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Spiritual progress by the 2nd Anniversary of September 11th

The Ultimate Overview?
How well are we doing, in terms of the Christian belief that it is God's plan to reconcile ALL to himself (2 Corinthians 5:18-20). Are we on track?

Many may say the human race has not progressed far.  In the last century, discrimination attained new depths in the Holocaust, yet the post-Nuremberg vision resulted in:
    1948   UN Universal Declaration of Human Rights
    1950   European Charter of Human Rights
    1998   European Union Human Rights Act

In the post-war process of decolonisation, too, states newly independent of the British Empire were given written constitutions containing bills of fundamental rights modeled on the European Charter.  Canada, New Zealand and South Africa created their own charters of fundamental rights and freedoms.  In October 2000, the Human Rights Act came into force in the UK.

Have these steps forward been overshadowed by the dramatic images of September 11th, 2001 and its fall-out?  The perpetrators seem to challenge this progress and certainly heighten the need for reconciliation.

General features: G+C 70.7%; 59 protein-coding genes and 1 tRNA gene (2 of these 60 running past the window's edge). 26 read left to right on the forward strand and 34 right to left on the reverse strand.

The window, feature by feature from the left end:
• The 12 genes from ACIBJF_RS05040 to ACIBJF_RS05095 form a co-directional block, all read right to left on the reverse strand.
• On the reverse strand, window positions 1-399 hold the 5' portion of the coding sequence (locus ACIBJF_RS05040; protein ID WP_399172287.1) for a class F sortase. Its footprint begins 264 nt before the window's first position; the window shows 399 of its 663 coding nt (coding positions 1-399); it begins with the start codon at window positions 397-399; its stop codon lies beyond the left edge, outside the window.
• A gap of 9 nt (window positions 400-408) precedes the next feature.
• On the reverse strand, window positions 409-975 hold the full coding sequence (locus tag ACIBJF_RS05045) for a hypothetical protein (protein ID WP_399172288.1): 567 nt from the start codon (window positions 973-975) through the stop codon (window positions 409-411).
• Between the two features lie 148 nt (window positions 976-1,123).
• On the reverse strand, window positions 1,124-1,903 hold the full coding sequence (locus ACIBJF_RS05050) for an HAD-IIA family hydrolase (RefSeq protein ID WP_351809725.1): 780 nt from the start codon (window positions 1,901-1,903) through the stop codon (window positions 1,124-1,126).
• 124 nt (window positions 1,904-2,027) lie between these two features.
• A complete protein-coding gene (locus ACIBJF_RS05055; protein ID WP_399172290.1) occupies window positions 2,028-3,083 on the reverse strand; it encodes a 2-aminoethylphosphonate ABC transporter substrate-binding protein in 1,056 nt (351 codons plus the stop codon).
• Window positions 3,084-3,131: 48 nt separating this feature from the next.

One example of Progress
Speaking from my own background of searching for the truth through the window of Anglicanism, there are spiritual signs of progress in reconciliation, in particular in the Enthronement service of the new Archbishop of Canterbury, Dr Rowan Williams earlier this year.

The choice of readers and other speakers (the President of Churches Together in England, the Roman Catholic Archbishop of Westminster, the General Director of the Evangelical Alliance, the Greek Orthodox Archbishop of Great Britain) as well as the congregation reflected an ecumenical and inclusive theme in regard to gender, race and tradition within the Christian faith. This was reinforced by an eclectic choice of music, including English, Welsh, African and Urdu, with their sum total being greater than the parts.

The new Archbishop's sermon developed the theme in the Gospel Reading (Matthew 11:25-30). Its language and content reminded us that it is the ‘vulnerable and excluded’ who are more often open to God than the intelligent, and we need to learn from them. “It is the hungry who can smell daily bread a mile away. There are those who know everything about bread except that you need to eat it.”

Rowan Williams recalled a journey to an Eastern Orthodox Monastery 12 years ago, when a curtain was pulled away to reveal a plain altar with a simple icon of Christ. A deep insight followed.  “At the centre of our differences, our conflict, confusion, disagreement and, anxieties, Christ is simply there.”

Are these not signs of spiritual progress, a step towards God's plan to reconcile all to himself?

Yours in Christ

John Raymond (retired senior industrialist and lay worker in Wellingborough, UK)
[more from John on this theme soon]

Connected Community Learning courses start 30.9.03.  Aiming to help equip God's people for discipleship, ministry and reconciliation.

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